Morning routines are for everyone

By Samantha Bradsky | Reporter

4,680 is the number of weeks in a 90-year life.

In an article titled “Your Life in Weeks,” Tim Urban depicts the number in an image: 4,680 unfilled boxes in a grid — a grid that could easily fit on a single screen. I imagined each box, each week, turning red with the passing of time until only one box remained. Most people don’t even live to be 90 years old.

I felt like a spectator to life for a long time. I lacked initiative. My field of expertise was procrastination. Studies show that only 8% of individuals end up accomplishing their life goals. I was terrified of my red boxes and not accomplishing what I wanted before that dreaded final box was filled. I became obsessed with one question: Why do some people “make it,” while the striking majority do not?

I leafed through book after book trying to find that secret “key” that I seemed to be lacking. I came to two realizations. The first thing I realized was that there is no secret key that all the successful elites seem to have access to that the normal individuals do not. The second thing I realized was that, while there might not be a secret key, there is a pattern. Morning routines seemed to be a huge part of that pattern.

Ever since I implemented a morning routine into my life, the results haven’t been magical. I still struggle with a lot of the same things, but they have been increasingly significant. Derived from various books I’ve read within the past year and a multitude of other articles, books and interviews, I’ve constructed a synthesized compilation of some morning rituals that are highly effective.

First, let’s define success. For the purposes of this article, I will be defining a successful person as someone who is highly effective and impactful in whatever area they choose to pursue mastery in. Feel free to adopt your own definition.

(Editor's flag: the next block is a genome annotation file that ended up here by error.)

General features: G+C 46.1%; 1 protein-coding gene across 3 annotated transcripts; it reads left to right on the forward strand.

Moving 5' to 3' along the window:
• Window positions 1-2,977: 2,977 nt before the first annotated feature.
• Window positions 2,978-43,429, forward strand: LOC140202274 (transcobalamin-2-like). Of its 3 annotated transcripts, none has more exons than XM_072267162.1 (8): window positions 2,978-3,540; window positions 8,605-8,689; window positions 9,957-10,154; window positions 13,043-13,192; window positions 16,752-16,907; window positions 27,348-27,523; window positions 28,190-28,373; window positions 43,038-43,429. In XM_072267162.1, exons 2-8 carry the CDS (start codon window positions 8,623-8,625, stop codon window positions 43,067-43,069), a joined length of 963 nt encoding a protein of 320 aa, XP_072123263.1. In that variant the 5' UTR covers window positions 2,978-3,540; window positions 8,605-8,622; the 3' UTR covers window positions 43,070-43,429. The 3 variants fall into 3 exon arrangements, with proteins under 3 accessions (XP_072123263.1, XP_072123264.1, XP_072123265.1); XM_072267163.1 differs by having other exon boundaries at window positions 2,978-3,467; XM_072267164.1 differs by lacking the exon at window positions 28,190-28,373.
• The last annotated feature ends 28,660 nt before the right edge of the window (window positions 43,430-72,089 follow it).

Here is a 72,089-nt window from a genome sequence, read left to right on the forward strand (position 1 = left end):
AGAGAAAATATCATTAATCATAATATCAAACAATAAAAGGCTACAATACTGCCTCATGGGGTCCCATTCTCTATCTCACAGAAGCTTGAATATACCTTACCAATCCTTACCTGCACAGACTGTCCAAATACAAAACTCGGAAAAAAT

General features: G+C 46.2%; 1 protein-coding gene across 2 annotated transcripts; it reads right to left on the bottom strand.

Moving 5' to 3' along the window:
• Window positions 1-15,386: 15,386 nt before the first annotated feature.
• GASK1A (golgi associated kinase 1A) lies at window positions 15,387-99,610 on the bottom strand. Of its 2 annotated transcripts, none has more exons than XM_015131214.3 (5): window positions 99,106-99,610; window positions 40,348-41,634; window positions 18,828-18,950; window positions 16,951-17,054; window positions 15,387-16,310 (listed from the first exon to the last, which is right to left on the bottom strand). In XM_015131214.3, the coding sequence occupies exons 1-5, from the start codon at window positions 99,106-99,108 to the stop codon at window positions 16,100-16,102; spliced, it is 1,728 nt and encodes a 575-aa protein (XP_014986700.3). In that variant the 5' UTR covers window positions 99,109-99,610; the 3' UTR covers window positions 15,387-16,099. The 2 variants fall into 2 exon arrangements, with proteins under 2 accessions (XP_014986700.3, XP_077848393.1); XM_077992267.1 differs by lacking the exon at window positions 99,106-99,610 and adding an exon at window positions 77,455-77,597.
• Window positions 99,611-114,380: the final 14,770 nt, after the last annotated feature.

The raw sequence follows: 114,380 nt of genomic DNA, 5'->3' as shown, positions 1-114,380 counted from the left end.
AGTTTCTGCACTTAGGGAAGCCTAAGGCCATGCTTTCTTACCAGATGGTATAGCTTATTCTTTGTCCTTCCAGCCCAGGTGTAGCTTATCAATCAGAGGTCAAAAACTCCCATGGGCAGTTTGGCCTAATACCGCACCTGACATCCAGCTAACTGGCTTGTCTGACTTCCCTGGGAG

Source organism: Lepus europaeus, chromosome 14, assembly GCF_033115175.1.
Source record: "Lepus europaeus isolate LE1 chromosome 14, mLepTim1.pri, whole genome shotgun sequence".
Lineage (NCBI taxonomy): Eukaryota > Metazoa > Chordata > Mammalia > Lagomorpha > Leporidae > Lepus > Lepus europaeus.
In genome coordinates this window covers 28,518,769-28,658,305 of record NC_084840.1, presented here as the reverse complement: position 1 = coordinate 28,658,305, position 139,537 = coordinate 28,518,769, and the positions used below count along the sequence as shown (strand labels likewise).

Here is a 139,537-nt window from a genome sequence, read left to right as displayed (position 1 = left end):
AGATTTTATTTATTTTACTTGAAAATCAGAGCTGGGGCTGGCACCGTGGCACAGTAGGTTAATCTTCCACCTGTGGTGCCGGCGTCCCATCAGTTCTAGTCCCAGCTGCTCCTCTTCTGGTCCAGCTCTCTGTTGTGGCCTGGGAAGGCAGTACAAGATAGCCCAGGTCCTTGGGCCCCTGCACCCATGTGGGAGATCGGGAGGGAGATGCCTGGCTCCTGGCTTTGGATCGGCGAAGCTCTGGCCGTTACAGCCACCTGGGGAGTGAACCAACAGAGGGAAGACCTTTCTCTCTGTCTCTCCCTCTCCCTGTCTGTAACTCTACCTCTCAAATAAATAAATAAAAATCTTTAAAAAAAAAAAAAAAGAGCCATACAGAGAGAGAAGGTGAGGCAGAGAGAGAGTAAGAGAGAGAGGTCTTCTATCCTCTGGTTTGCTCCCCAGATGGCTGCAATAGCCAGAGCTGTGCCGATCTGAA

Second, there are a plethora of morning rituals out there. Below are just five ideas to mix, match and curate into your own morning routine.

1. Wake up early

According to a study done by author Thomas C. Corley, 50% of self-made millionaires get up three hours before their workday actually starts.

Benjamin Franklin woke up at 5 a.m. David Goggins — the “toughest man in the world” — wakes up between 3 a.m. and 4 a.m. Former PepsiCo Inc. CEO Indra Nooyi wakes up at 4 a.m. Twitter co-founder Jack Dorsey wakes up at 5:30 a.m.

2. Wake up at the same time each day

“You need to pick a time to get up,” Jordan Peterson, a clinical psychologist, said. (As one of my favorite people of all time, he doesn’t need more of an explanation.)

3. Journal

A Chinese proverb said, “When we eat bamboo sprouts, remember the man who planted them.” You don’t need to eat bamboo sprouts to practice this ideology of regular gratitude. I am a huge fan of gratitude journaling and prayer journaling. Gratitude is a practice, and, according to some, a skill to master.

Other journaling ideas include James Altucher’s “Daily 10,” Julia Cameron’s “The Artist’s Way: Morning Pages Journal” and Tim Ferriss’ practice of writing down three to five things needing attention that make him the most anxious.

4. Meditate

“For the most part, I can’t tell you how important it is to take those first five minutes [of the day] and be thankful for life,” John Paul DeJoria, entrepreneur and philanthropist, said.

If you don’t like to journal your gratitude, you can practice gratitude in meditation, as Tony Robbins does. If that’s not for you, check out this link to my personal favorite: Sam Harris’ 10-minute meditation that draws awareness to breathing.

One highly productive individual who practices meditation is Arianna Huffington — Huffington Post co-founder — who meditates for 20 to 30 minutes every morning. Another is Oprah Winfrey, who meditates for 10 to 20 minutes. You’d be hard-pressed to find a successful individual who doesn’t practice some sort of morning mindfulness.

5. Plan and strategize the day

Famous author Stephen King said, “Don’t wait for the muse … Your job is to make sure the muse knows where you’re going to be every day from nine ‘til noon or seven ‘til three.”

Organize a to-do list. Note your priorities, and block off time to complete them. I’ve found timetable blocking and scheduling to be very therapeutic for an expert procrastinator like myself.